Friday, September 02, 2005

The poor were stuck there

Yesterday I reversed my position on why people were in NO as the hurricane hit. Today I bolster my reversal by this piece in Attytood:

In the months leading up to Hurricane Katrina, it became increasingly clear to local officials that in the event of a killer storm, the No. 1 problem in a city with a 30 percent poverty rate was some 134,000 residents who did not have a car. They knew these people had no way to get out of town -- and that a Category 3 hurricane or stronger would likely bring a flood of Biblical proportions.

And so the plan was...to do nothing.

Well, almost nothing. This summer, as local officials were streamlining the counter-flow interstate traffic plan so that better-off New Orleans residents could leave more quickly, they also prepared a DVD for local churches and civil groups urging the poor to find a ride out of town.

They didn't say who from. They only said who it wouldn't be: The government. Even more amazing, the mayor of New Orleans took the city's buses -- the most viable means for getting poor residents out of town -- and used them to bring people to the Superdome, even as he was acknowledging that conditions there were bound to deteriorate.


Also here is a personal piece from Philly Future:

My family survived the circumstances of our childhood poverty. But for those poor in Katrina's wake - who the Right is vilifying with such a broad brush - their nightmare goes on.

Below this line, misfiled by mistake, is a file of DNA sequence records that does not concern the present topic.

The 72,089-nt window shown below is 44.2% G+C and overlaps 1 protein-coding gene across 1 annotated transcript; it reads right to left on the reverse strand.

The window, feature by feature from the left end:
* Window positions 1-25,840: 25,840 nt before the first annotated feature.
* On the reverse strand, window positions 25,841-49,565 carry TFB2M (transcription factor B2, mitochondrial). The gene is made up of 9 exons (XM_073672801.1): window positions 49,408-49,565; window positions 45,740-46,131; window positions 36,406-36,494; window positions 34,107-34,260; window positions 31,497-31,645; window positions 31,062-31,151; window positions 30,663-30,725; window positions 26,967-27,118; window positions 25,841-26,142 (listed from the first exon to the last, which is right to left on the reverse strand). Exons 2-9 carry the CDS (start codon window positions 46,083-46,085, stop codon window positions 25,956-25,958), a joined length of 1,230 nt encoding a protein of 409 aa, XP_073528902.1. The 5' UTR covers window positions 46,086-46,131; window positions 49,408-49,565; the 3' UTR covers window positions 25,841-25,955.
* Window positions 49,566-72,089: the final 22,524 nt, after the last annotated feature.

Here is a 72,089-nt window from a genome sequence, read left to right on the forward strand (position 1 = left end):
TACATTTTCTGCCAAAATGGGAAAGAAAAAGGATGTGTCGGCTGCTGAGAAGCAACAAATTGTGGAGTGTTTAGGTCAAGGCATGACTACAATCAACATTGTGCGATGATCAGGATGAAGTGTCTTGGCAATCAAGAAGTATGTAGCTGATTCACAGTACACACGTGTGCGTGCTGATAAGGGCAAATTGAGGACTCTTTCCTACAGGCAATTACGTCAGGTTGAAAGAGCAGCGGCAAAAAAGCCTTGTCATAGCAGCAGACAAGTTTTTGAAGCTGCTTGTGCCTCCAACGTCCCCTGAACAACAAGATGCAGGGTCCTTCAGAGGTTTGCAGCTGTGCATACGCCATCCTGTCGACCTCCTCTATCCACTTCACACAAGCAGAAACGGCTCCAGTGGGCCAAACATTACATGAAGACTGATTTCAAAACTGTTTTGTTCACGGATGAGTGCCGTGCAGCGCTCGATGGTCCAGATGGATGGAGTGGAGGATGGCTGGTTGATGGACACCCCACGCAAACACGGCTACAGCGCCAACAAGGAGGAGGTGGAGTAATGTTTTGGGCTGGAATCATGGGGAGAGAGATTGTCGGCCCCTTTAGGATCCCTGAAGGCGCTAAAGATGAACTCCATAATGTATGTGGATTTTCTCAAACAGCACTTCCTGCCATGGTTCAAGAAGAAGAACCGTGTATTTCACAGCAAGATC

3 comments:

Yael said...

holy shit, that's a lot of posts!!

I just wanted to comment about the whole New Orleans thing, and I just picked a random post to comment under.

1. I'm glad you corrected yourself regarding the poor people who could not leave the city. They completely didn't have a choice, and even those of greater means who fled the city are now in a dire situation. A quote from a friend in Houston: "Katrina initially displaced about 1 million people from the coast, many of which have filled hotels throughout my home city of Houston. Over the past week, these families have been rapidly expending their available cash on hotel bills and basic necessities. Many of them no longer have a home or job to return to." And these are the people who are more well off.

2. I totally do not get everyone's obsession with race in this issue. The people who are homeless and foodless and dying in the flooded streets of New Orleans are generally speaking the *poor* people of New Orleans. Yes, most of them are black, and yes, this has many social and socio-economical reasons, but why is this the point right now? If you want to talk about the relationship between race and poverty, that's a great topic, but totally unrelated to what's going on in New Orleans right now. I'm just mystified by the continued obsession with race in what claims to be an "advanced" democratic society.